It was very odd, because although she was homesick, she had seemed to be looking forward to the next semester and her trip back to her native Connecticut for the Christmas holiday season. She had expressed some stress with college life, but friends and family would claim she had never said anything about just wanting to run away from it all. In the meantime, there was hope that she had maybe just needed to let off some steam and would show up again, but the worst case scenario hovered in the background at all times. Throughout all of this, authorities reassured the family that she would probably come back in due time, and that there was no foul play suspected, but the family was not so sure. It wasn’t until she failed to return home for Christmas that her family then became truly worried that something ominous had happened. Lynne’s sister, Janet Schulze Swain, would say of this:
She did not run away. We’d like to find out what happened to her, where her remains are, if possible, and why it happened… From the beginning, we felt like she had been killed. But despite that, we all kept hoping; maybe the unthinkable was that she had done the unthinkable and disappeared. But I think we all knew. We all really felt that when she didn’t come home for Christmas. That was two weeks later. It was totally out of character for her. There was seriously something wrong.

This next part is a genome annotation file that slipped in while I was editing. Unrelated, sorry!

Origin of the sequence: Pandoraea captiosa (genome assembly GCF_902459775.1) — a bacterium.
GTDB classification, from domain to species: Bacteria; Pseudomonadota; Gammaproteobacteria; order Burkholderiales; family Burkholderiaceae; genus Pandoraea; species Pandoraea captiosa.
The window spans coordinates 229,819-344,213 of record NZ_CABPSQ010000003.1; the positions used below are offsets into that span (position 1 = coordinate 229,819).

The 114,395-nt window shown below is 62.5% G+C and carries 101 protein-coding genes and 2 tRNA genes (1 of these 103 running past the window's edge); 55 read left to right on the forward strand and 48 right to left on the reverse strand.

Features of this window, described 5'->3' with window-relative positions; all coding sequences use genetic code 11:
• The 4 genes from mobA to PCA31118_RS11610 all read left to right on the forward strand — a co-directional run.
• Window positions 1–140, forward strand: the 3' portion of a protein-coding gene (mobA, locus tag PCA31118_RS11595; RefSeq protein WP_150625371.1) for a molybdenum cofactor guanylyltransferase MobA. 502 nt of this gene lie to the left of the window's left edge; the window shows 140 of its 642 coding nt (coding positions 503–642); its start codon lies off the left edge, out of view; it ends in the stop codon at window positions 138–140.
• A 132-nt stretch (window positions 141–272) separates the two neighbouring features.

Even so, the main theory at the time was that Lynne must have been depressed and tired out after her first semester of college, and that she had decided to just run away. This was the narrative given time and time again by police and news articles on the matter, that of a troubled young woman not sure of her place in the world and looking to escape. However, those who truly know her did not agree with this, and say that she was a very devoted friend and not as depressed as was claimed. Her other sister, Anne Schulze, has said of this:
She had a very close group of friends. She would have communicated with one of them, had she decided to do the mythical thing of hopping on a bus and going to California or wherever it could have been. We’d like the real truth of what happened to her. One of the last people to see her did not know Lynne, had a brief conversation with her, and did not pick up (on the feeling) she was upset; she used several other descriptions that got carried into news articles that she was ‘depressed.’ That is not a description I would ever use for my sister.